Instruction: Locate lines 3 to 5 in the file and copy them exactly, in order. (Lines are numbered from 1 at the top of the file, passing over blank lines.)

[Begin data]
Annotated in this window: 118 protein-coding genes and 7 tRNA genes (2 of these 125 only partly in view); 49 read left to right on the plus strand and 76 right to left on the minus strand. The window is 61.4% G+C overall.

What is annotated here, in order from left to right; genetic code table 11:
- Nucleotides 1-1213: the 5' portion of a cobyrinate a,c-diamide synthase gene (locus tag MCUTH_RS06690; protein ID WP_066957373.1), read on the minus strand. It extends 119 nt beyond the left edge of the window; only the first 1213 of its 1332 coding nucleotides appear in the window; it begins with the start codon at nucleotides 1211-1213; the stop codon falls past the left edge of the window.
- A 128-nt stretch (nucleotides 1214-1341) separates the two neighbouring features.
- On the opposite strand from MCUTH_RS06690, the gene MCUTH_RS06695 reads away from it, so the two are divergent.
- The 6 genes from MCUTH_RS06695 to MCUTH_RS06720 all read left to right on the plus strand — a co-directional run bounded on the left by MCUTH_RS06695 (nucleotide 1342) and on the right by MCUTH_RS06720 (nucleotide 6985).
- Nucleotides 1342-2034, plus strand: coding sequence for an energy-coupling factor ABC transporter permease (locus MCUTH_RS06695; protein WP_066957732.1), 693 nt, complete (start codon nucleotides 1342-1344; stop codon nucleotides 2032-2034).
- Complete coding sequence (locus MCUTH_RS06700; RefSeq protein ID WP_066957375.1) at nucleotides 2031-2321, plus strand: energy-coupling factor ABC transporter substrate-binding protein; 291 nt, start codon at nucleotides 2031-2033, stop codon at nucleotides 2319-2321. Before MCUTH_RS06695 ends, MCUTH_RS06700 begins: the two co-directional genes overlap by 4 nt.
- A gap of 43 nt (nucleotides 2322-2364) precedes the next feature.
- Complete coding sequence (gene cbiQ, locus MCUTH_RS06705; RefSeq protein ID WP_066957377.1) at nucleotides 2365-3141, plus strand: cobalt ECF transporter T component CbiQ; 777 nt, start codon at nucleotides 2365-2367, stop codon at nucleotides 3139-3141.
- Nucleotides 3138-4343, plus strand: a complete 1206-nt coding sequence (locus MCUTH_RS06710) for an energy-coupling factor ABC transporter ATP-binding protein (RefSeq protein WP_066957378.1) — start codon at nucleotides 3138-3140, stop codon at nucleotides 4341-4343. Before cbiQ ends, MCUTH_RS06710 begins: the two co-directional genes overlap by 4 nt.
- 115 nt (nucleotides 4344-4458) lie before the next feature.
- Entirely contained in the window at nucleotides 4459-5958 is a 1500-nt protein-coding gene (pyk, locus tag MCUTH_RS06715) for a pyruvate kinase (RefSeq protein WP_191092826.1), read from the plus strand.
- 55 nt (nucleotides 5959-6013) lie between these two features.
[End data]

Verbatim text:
- Nucleotides 1-1213: the 5' portion of a cobyrinate a,c-diamide synthase gene (locus tag MCUTH_RS06690; protein ID WP_066957373.1), read on the minus strand. It extends 119 nt beyond the left edge of the window; only the first 1213 of its 1332 coding nucleotides appear in the window; it begins with the start codon at nucleotides 1211-1213; the stop codon falls past the left edge of the window.
- A 128-nt stretch (nucleotides 1214-1341) separates the two neighbouring features.
- On the opposite strand from MCUTH_RS06690, the gene MCUTH_RS06695 reads away from it, so the two are divergent.